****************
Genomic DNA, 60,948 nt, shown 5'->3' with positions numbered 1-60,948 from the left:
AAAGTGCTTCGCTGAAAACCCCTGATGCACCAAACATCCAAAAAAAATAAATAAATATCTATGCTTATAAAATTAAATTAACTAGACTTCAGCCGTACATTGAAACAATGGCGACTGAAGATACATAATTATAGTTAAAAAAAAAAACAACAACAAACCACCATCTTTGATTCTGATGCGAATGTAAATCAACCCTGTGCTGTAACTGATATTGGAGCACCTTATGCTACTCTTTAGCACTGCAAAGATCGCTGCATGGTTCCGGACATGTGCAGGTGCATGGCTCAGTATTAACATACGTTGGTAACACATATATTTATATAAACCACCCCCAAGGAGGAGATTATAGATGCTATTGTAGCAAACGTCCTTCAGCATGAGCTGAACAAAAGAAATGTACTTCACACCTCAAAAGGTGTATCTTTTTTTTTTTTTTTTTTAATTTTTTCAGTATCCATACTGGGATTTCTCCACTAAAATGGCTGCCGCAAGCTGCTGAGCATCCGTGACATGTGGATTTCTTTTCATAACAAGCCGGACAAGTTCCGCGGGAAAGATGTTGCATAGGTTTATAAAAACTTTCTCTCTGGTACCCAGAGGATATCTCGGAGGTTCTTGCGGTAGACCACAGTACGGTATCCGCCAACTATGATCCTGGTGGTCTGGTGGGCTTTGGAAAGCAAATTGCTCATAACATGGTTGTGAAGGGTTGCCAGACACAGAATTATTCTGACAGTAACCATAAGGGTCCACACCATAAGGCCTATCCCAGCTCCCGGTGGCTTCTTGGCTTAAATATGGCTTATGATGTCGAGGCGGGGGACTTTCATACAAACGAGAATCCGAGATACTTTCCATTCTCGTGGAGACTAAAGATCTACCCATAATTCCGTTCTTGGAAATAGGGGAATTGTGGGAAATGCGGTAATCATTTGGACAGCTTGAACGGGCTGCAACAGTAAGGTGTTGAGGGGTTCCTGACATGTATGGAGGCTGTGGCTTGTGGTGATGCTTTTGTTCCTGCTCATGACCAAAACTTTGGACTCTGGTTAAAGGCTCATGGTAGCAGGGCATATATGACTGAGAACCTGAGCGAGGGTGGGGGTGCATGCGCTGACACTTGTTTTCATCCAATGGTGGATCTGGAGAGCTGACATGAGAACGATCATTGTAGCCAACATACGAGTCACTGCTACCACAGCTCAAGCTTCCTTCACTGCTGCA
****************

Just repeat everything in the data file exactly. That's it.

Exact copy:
Genomic DNA, 60,948 nt, shown 5'->3' with positions numbered 1-60,948 from the left:
AAAGTGCTTCGCTGAAAACCCCTGATGCACCAAACATCCAAAAAAAATAAATAAATATCTATGCTTATAAAATTAAATTAACTAGACTTCAGCCGTACATTGAAACAATGGCGACTGAAGATACATAATTATAGTTAAAAAAAAAAACAACAACAAACCACCATCTTTGATTCTGATGCGAATGTAAATCAACCCTGTGCTGTAACTGATATTGGAGCACCTTATGCTACTCTTTAGCACTGCAAAGATCGCTGCATGGTTCCGGACATGTGCAGGTGCATGGCTCAGTATTAACATACGTTGGTAACACATATATTTATATAAACCACCCCCAAGGAGGAGATTATAGATGCTATTGTAGCAAACGTCCTTCAGCATGAGCTGAACAAAAGAAATGTACTTCACACCTCAAAAGGTGTATCTTTTTTTTTTTTTTTTTTAATTTTTTCAGTATCCATACTGGGATTTCTCCACTAAAATGGCTGCCGCAAGCTGCTGAGCATCCGTGACATGTGGATTTCTTTTCATAACAAGCCGGACAAGTTCCGCGGGAAAGATGTTGCATAGGTTTATAAAAACTTTCTCTCTGGTACCCAGAGGATATCTCGGAGGTTCTTGCGGTAGACCACAGTACGGTATCCGCCAACTATGATCCTGGTGGTCTGGTGGGCTTTGGAAAGCAAATTGCTCATAACATGGTTGTGAAGGGTTGCCAGACACAGAATTATTCTGACAGTAACCATAAGGGTCCACACCATAAGGCCTATCCCAGCTCCCGGTGGCTTCTTGGCTTAAATATGGCTTATGATGTCGAGGCGGGGGACTTTCATACAAACGAGAATCCGAGATACTTTCCATTCTCGTGGAGACTAAAGATCTACCCATAATTCCGTTCTTGGAAATAGGGGAATTGTGGGAAATGCGGTAATCATTTGGACAGCTTGAACGGGCTGCAACAGTAAGGTGTTGAGGGGTTCCTGACATGTATGGAGGCTGTGGCTTGTGGTGATGCTTTTGTTCCTGCTCATGACCAAAACTTTGGACTCTGGTTAAAGGCTCATGGTAGCAGGGCATATATGACTGAGAACCTGAGCGAGGGTGGGGGTGCATGCGCTGACACTTGTTTTCATCCAATGGTGGATCTGGAGAGCTGACATGAGAACGATCATTGTAGCCAACATACGAGTCACTGCTACCACAGCTCAAGCTTCCTTCACTGCTGCA